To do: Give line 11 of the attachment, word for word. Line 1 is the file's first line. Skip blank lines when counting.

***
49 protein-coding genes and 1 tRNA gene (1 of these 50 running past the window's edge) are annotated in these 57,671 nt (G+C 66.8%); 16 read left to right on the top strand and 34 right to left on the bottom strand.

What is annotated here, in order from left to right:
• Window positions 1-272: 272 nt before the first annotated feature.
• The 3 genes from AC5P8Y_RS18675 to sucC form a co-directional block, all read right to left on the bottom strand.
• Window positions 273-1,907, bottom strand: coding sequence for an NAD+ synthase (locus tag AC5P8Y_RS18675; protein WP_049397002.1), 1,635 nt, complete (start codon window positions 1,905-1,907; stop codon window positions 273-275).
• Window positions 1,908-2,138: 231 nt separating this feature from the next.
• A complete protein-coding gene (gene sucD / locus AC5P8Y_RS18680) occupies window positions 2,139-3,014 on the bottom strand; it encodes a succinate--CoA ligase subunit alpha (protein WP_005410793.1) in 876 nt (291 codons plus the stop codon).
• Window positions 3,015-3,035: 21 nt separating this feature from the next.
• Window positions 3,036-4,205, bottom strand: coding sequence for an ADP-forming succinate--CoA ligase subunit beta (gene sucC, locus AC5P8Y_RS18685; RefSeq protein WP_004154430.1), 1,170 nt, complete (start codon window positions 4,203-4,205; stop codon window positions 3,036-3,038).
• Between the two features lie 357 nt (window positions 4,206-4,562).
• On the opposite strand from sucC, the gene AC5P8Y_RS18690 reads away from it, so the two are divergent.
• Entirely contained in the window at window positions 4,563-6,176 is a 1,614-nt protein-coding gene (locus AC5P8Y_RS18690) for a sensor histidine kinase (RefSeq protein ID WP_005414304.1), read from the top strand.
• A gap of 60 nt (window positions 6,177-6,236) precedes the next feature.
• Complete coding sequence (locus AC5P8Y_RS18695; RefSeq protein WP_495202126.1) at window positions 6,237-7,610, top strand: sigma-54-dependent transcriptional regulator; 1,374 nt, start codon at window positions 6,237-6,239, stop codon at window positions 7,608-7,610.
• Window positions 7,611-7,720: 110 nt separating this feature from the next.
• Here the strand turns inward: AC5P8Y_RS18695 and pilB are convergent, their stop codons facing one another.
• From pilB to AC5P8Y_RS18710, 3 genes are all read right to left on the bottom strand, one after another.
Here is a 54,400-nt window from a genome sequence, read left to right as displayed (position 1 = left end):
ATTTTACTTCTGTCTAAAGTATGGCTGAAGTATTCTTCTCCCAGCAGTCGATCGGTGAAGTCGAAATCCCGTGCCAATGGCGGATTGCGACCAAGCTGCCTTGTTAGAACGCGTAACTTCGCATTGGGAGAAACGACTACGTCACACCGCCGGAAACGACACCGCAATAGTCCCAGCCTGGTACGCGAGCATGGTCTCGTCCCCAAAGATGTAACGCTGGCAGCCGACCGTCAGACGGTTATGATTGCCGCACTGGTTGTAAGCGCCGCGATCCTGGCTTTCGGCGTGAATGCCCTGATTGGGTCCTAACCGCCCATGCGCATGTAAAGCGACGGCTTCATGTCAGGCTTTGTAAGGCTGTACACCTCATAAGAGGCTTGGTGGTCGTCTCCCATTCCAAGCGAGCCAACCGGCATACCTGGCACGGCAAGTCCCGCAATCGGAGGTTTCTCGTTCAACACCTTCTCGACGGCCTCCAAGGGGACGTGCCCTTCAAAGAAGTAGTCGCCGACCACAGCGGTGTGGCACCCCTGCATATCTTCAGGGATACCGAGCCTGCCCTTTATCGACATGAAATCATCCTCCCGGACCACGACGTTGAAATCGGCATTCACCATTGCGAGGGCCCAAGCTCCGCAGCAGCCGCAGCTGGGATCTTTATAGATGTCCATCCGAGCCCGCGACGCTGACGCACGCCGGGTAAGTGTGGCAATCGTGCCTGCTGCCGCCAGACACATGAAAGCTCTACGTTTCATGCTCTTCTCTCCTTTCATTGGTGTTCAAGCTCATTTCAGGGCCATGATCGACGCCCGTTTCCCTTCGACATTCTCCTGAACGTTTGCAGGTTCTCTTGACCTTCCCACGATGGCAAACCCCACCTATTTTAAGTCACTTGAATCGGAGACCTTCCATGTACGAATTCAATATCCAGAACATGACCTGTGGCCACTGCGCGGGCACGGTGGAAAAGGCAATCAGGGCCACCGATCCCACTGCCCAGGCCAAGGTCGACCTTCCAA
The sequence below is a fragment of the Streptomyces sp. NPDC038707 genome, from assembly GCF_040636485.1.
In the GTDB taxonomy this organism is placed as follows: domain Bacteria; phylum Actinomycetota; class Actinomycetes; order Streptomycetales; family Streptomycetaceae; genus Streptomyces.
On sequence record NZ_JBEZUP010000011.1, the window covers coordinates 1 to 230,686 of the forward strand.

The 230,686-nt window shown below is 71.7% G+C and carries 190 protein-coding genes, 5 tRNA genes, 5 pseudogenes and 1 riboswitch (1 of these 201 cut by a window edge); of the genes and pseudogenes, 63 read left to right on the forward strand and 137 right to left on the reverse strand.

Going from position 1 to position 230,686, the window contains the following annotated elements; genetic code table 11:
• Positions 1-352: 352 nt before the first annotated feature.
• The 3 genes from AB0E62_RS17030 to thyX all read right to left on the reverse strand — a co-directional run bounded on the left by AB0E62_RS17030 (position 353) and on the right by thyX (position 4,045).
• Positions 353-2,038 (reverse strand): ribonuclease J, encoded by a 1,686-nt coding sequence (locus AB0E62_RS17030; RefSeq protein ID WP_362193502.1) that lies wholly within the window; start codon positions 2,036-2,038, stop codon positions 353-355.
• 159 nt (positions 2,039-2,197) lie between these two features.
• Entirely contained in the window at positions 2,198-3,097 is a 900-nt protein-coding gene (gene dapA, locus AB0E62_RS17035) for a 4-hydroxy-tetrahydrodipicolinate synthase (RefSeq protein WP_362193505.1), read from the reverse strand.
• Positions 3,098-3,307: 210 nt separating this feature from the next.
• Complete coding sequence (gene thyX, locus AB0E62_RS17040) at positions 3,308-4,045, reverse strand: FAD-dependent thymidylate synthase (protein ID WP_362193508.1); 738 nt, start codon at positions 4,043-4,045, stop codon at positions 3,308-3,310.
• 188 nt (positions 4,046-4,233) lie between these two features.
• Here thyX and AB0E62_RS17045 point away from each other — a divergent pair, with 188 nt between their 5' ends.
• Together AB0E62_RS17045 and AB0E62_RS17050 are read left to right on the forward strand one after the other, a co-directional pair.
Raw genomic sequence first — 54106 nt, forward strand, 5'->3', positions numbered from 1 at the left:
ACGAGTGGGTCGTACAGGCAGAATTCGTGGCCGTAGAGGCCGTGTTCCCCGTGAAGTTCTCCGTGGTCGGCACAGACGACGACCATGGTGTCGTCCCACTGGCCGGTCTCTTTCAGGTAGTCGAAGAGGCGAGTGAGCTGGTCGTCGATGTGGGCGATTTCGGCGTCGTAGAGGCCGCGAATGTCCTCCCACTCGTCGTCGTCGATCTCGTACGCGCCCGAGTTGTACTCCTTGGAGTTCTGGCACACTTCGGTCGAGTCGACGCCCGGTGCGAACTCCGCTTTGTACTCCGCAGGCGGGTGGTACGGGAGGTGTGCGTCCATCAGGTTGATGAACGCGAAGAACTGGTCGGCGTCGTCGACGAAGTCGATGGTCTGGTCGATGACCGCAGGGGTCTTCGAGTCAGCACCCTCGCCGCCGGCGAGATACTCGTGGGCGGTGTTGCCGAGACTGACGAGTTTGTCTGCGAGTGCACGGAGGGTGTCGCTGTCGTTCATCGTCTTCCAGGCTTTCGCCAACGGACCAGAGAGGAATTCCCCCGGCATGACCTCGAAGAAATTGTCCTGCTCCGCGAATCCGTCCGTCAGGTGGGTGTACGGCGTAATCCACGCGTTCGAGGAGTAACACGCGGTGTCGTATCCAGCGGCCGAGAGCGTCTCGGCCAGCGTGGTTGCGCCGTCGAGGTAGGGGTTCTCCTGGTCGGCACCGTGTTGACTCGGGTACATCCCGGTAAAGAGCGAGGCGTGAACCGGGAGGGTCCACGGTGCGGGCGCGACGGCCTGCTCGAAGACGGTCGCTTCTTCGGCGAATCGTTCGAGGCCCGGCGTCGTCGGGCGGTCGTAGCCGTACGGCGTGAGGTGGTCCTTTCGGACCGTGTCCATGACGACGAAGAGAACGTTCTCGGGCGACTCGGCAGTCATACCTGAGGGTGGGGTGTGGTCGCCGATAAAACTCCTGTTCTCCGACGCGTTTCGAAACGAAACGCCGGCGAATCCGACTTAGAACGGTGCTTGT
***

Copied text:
• On the opposite strand from sucC, the gene AC5P8Y_RS18690 reads away from it, so the two are divergent.